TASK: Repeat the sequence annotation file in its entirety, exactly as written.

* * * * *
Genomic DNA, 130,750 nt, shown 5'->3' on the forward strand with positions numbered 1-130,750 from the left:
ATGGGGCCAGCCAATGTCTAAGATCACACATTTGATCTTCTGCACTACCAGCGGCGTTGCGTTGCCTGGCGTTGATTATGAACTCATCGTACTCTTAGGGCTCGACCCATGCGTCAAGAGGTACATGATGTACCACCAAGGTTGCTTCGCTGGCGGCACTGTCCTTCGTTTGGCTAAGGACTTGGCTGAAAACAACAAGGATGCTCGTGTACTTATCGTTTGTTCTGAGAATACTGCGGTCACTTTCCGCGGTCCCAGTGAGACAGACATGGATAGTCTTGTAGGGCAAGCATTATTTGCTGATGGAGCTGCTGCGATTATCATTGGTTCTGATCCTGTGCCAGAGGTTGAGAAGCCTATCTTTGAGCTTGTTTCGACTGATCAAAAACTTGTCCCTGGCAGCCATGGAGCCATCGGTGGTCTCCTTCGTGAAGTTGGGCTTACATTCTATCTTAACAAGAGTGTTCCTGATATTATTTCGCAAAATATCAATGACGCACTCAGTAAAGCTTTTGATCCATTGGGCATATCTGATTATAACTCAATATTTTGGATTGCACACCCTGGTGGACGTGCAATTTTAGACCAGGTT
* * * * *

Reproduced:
Genomic DNA, 130,750 nt, shown 5'->3' on the forward strand with positions numbered 1-130,750 from the left:
ATGGGGCCAGCCAATGTCTAAGATCACACATTTGATCTTCTGCACTACCAGCGGCGTTGCGTTGCCTGGCGTTGATTATGAACTCATCGTACTCTTAGGGCTCGACCCATGCGTCAAGAGGTACATGATGTACCACCAAGGTTGCTTCGCTGGCGGCACTGTCCTTCGTTTGGCTAAGGACTTGGCTGAAAACAACAAGGATGCTCGTGTACTTATCGTTTGTTCTGAGAATACTGCGGTCACTTTCCGCGGTCCCAGTGAGACAGACATGGATAGTCTTGTAGGGCAAGCATTATTTGCTGATGGAGCTGCTGCGATTATCATTGGTTCTGATCCTGTGCCAGAGGTTGAGAAGCCTATCTTTGAGCTTGTTTCGACTGATCAAAAACTTGTCCCTGGCAGCCATGGAGCCATCGGTGGTCTCCTTCGTGAAGTTGGGCTTACATTCTATCTTAACAAGAGTGTTCCTGATATTATTTCGCAAAATATCAATGACGCACTCAGTAAAGCTTTTGATCCATTGGGCATATCTGATTATAACTCAATATTTTGGATTGCACACCCTGGTGGACGTGCAATTTTAGACCAGGTT